To get access to this episode, listen to Throughline sponsor-free, and support NPR, sign up for Throughline+ at plus.npr.org

    The Labor Of Love (Throwback)

    The Labor Of Love (Throwback)

    There's a powerful fantasy in American society: the fantasy of the ideal mother. This mother is devoted to her family above all else. She raises the kids, volunteers at the school, cleans the house, plans the birthday parties, cares for her own parents. She's a natural nurturer. And she's happy to do it all for free.Problem is? She's imaginary. And yet the idea of her permeates our culture, our economy, and our social policy – and it distorts them. The U.S. doesn't have universal health insurance or universal childcare. We don't have federally mandated paid family leave or a meaningful social safety net for when times get rough. Instead, we have this imaginary mother. We've structured our society as though she exists — but she doesn't. And we all pay the real-life price.Today on the show, we look at three myths that sustain the fantasy: the maternal instinct, the doting housewife, and the welfare queen. And we tell the stories of real-life people – some mothers, some not – who have fought for a much more generous vision of family, labor, and care.

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    • 51 min
    The 4th Amendment: Search and Seizure

    The 4th Amendment: Search and Seizure

    The Fourth Amendment is the part of the Bill of Rights that prohibits "unreasonable searches and seizures." But — what's unreasonable? That question has fueled a century's worth of court rulings that have dramatically expanded the power of individual police officers in the U.S. Today on the show, how an amendment that was supposed to limit government power has ended up enabling it.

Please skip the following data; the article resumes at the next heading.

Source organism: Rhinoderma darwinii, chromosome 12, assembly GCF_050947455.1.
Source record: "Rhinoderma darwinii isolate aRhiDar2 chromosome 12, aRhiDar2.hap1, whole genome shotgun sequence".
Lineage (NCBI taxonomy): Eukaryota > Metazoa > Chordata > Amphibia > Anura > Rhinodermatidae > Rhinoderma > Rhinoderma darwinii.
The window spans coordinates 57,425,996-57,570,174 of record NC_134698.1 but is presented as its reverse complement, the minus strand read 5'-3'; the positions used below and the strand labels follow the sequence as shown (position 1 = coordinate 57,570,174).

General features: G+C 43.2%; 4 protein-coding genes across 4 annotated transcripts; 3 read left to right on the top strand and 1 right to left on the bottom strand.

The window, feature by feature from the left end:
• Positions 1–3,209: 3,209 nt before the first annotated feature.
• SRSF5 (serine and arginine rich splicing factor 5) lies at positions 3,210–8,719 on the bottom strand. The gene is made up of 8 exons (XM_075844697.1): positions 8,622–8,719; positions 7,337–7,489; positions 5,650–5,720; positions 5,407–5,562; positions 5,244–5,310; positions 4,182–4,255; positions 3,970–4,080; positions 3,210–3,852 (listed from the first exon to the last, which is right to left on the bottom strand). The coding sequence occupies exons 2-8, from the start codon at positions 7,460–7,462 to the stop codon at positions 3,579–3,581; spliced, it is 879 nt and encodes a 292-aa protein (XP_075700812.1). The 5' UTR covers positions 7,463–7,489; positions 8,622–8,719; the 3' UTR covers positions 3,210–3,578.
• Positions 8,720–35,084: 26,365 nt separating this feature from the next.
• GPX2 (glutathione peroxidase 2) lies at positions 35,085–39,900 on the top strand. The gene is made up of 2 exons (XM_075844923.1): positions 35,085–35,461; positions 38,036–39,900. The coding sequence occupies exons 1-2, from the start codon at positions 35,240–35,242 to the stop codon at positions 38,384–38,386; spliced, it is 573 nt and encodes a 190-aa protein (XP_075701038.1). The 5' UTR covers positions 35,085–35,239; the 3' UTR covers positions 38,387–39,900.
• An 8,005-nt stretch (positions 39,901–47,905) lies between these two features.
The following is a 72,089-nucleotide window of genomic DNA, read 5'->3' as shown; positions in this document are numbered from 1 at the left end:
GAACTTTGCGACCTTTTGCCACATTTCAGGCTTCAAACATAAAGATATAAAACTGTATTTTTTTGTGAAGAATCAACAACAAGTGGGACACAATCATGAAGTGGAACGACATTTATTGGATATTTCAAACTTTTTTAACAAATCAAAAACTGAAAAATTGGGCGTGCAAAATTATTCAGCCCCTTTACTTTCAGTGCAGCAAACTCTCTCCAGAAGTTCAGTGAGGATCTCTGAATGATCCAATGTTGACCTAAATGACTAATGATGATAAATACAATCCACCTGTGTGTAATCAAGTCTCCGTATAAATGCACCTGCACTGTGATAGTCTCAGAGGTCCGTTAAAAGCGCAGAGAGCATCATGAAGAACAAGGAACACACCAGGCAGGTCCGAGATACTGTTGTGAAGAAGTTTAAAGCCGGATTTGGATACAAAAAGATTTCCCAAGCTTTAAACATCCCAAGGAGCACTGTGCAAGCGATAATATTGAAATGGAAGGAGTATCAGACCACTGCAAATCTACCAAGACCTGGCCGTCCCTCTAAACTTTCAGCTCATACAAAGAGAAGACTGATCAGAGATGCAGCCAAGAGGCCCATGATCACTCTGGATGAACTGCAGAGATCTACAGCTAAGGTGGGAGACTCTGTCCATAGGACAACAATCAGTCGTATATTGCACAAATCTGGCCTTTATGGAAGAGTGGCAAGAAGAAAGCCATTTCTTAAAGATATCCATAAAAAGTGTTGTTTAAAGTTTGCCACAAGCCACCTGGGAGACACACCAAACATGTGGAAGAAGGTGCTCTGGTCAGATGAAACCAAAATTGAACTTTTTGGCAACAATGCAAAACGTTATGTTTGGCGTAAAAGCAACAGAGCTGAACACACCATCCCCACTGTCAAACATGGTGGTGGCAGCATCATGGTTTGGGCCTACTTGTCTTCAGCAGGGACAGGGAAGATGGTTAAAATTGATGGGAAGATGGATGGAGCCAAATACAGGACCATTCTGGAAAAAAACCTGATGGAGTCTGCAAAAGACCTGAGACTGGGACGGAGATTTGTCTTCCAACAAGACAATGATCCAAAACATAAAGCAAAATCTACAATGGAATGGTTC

To access bonus episodes and listen to Throughline sponsor-free, subscribe to Throughline+ via Apple Podcasts or at plus.npr.org/throughline.

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    • 48 min
    The Ghost in Your Phone (Throwback)

    The Ghost in Your Phone (Throwback)

    It's hot. A mother works outside, a baby strapped to her back. The two of them breathe in toxic dust, day after day. And they're just two of thousands, cramped so close together it's hard to move, all facing down the mountain of cobalt stone.Cobalt mining is one of the world's most dangerous jobs. And it's also one of the most essential: cobalt is what powers the batteries in your smartphone, your laptop, the electric car you felt good about buying. More than three-quarters of the world's cobalt supply lies in the Democratic Republic of Congo, whose abundant resources have drawn greed and grifters for centuries. Today on the show: the fight for control of those resources, and for the dignity of the people who produce them.